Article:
Having enjoyed my stay in Borges’s Labyrinths, I hasten to board another of his books, The Aleph and Other Stories. Before long, I find myself there again at the House on Shady Blvd, imagining it now as an Aleph, or what Borges’s friend Carlos calls “the only place on earth where all places are — seen from every angle, each standing clear, without any confusion or blending” (23). Hence also a kind of time machine. Is that not the ineffable core of my story? There I am again, sunlight shining, moonlight glinting amid stained glass windows, glass chandeliers, large mirrors. “I saw a small iridescent sphere of almost unbearable brilliance,” writes Borges. “The Aleph’s diameter was probably little more than an inch, but all space was there, actual and undiminished. Each thing (a mirror’s face, let us say) was infinite things, since I distinctly saw, close up, unending eyes watching themselves in me as in a mirror; I saw all the mirrors of earth and none of them reflected me […]. I felt dizzy and wept, for my eyes had seen that secret and conjectured object whose name is common to all men but which no man has looked upon — the unimaginable universe” (27-28).
Clock reads 5:55. Across the street from my apartment — indeed, visible out my window — an office tower with its street address printed in large lit signage upon its side:
Time to visit Shady Blvd, thinks the Traveler. He pictures the current tenant, hopes they meet. Hope begins by returning to the site of the story. A friend recommends Chris Ware’s Building Stories. Traveler resolves to grab it. That and House of Leaves. For the Shady story, if it is to be made into a book, must be of that sort: the story of a house. Tenants of multiple eras in the home’s history interact with the home’s energies, repeat the home’s patterns: the time loops impressed there. Unless it isn’t a repetition. Time is like aletheia: an unfolding, a revealing. A process of disclosure. Let each one’s story be told.
The Time Traveler sits across from his copy of Game Theory’s Paisley Underground power pop classic, Real Nighttime. The latter is one of several albums of note that arrived for the Traveler at Goodwill soon after his entry into the narrative. Music journalist Byron Coley called it “the actual godhead pop LP o’ the American Eighties. No shit. This is it.” Record producer Mitch Easter mixed the album at the Drive-In, two doors down from the House on Shady Blvd. “Was this record produced for me?” wonders the Traveler, eerie feeling running up and down his spine as he reads the text on the back of the LP: liner notes by band member Scott Miller. The Wikipedia entry for the album points the Traveler to a rather remarkable “annotated edition” produced by someone at the University of Wisconsin-Milwaukee in the 1990s. Modeled after the playfulness of Joyce’s Finnegans Wake, Miller’s text feels dreamlike and oracular. Transpersonal energies stir as one reads.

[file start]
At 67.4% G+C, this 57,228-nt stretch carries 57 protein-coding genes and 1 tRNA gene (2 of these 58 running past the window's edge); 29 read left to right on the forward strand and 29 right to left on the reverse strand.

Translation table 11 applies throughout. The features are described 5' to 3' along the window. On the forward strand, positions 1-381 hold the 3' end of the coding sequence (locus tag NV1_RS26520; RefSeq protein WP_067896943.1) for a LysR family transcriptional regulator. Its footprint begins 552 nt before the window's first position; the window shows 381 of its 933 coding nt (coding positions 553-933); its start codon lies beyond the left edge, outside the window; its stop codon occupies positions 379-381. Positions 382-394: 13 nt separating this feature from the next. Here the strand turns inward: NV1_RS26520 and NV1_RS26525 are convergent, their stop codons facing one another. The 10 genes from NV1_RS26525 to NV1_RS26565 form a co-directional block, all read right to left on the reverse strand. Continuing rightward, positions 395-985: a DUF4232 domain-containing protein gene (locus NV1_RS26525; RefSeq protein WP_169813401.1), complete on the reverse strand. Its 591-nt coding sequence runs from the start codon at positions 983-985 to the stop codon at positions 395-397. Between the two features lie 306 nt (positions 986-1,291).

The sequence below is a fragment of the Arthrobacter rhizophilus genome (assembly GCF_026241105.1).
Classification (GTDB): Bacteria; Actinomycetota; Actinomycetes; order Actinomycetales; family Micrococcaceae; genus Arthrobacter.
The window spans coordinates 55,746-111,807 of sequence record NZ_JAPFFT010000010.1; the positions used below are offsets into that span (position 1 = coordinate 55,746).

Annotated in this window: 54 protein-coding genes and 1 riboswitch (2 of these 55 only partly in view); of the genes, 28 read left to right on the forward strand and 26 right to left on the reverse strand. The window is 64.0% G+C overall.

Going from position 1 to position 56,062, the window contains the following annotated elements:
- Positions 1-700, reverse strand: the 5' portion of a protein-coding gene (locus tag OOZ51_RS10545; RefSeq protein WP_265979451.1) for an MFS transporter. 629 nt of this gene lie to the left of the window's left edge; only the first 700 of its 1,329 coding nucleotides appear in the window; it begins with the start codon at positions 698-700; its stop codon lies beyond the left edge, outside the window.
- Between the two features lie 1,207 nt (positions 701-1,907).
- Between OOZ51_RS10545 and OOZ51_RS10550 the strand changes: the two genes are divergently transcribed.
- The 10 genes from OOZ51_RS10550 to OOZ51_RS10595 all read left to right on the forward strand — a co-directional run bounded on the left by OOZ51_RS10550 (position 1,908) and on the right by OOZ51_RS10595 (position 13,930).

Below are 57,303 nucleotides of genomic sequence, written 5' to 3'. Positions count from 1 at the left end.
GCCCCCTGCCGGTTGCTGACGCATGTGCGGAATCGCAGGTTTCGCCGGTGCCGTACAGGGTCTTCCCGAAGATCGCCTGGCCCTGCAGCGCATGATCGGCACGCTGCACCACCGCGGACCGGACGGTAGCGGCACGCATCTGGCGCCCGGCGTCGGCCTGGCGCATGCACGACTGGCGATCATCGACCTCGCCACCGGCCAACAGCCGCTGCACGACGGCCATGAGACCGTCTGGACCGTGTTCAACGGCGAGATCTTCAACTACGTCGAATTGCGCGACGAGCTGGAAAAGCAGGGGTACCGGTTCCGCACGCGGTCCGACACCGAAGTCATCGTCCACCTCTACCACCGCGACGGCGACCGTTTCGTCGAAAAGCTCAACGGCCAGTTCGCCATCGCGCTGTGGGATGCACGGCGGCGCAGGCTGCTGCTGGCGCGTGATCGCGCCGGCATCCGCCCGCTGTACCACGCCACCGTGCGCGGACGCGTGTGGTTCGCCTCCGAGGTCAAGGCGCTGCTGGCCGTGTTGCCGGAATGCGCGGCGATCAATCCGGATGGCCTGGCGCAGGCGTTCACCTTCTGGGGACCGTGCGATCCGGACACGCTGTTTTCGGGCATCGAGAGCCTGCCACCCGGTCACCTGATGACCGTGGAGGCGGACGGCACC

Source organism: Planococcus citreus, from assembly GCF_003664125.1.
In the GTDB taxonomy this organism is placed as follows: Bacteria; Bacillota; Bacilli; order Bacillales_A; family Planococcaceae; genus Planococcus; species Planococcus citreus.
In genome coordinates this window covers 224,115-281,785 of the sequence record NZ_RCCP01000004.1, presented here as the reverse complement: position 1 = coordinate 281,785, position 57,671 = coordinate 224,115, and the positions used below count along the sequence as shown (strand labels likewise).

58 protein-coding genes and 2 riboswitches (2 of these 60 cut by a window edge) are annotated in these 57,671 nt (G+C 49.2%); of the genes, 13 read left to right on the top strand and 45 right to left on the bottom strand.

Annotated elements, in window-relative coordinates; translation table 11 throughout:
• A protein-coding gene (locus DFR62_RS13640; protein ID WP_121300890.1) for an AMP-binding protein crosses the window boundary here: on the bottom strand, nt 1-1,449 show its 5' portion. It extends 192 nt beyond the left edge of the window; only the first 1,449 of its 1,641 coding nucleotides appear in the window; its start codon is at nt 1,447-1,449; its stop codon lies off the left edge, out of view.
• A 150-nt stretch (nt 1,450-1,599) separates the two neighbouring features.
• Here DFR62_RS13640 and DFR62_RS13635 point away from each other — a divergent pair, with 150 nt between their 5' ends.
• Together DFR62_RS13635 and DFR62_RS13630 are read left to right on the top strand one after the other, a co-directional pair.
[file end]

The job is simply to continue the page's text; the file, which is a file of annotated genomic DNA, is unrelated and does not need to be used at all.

The hyperstition I’ve imagined draws upon the process of “retrocausation.”
Like a descendent reaching back and saving an ancestor, as in Octavia E. Butler’s novel Kindred, the fiction I’m writing arrives from the future to affect-effect the past.
At the center of the story are the journals trance-scribed at the height of my high in years prior. “Words came to me as if whispered to me by a me of the future,” mutters the Narrator. “I was so attentive in those days. And I encountered near-zero need to edit or cross out. The pages of the journals are pristine.”
Science writer Eric Wargo explores the topic of retrocausation in his 2018 book Time Loops: Precognition, Retrocausation, and the Unconscious. To know more, one must be like Batman descending to his Batcave. Let us to our memory palace go, there to converse with Wargo.